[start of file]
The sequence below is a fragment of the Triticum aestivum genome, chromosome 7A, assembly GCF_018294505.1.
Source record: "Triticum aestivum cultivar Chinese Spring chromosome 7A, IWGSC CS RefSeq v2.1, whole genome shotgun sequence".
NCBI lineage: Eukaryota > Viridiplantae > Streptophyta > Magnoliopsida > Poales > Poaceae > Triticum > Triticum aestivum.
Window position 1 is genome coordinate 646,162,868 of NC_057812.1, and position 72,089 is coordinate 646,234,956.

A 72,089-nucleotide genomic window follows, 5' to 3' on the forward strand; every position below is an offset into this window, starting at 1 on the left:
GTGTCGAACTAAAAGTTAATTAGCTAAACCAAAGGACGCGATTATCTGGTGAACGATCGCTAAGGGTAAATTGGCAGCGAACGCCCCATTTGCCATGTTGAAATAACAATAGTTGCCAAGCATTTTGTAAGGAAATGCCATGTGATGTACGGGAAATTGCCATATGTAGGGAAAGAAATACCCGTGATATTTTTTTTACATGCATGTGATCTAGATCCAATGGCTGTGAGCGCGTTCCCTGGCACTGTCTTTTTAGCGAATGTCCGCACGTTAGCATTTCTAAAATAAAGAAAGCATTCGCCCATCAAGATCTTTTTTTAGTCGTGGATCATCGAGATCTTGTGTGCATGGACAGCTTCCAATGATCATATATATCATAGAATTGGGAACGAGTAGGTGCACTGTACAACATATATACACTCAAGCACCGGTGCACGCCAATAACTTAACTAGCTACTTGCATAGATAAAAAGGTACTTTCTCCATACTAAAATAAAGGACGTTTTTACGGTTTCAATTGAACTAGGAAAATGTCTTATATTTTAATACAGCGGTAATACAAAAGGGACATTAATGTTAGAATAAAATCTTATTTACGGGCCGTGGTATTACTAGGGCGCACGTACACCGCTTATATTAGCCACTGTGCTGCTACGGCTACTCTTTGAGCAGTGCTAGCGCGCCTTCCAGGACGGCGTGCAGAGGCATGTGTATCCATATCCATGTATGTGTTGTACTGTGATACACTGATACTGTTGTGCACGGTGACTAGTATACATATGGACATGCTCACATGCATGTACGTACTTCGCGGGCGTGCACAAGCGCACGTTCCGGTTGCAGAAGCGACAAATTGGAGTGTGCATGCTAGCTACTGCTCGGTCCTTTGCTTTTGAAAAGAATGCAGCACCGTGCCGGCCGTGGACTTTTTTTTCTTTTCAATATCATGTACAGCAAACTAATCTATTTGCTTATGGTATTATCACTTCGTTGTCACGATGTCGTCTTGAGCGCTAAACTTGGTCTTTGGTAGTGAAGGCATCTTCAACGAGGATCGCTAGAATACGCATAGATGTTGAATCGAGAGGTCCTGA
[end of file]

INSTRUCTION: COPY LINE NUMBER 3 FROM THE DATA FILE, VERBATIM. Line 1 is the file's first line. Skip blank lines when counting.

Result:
NCBI lineage: Eukaryota > Viridiplantae > Streptophyta > Magnoliopsida > Poales > Poaceae > Triticum > Triticum aestivum.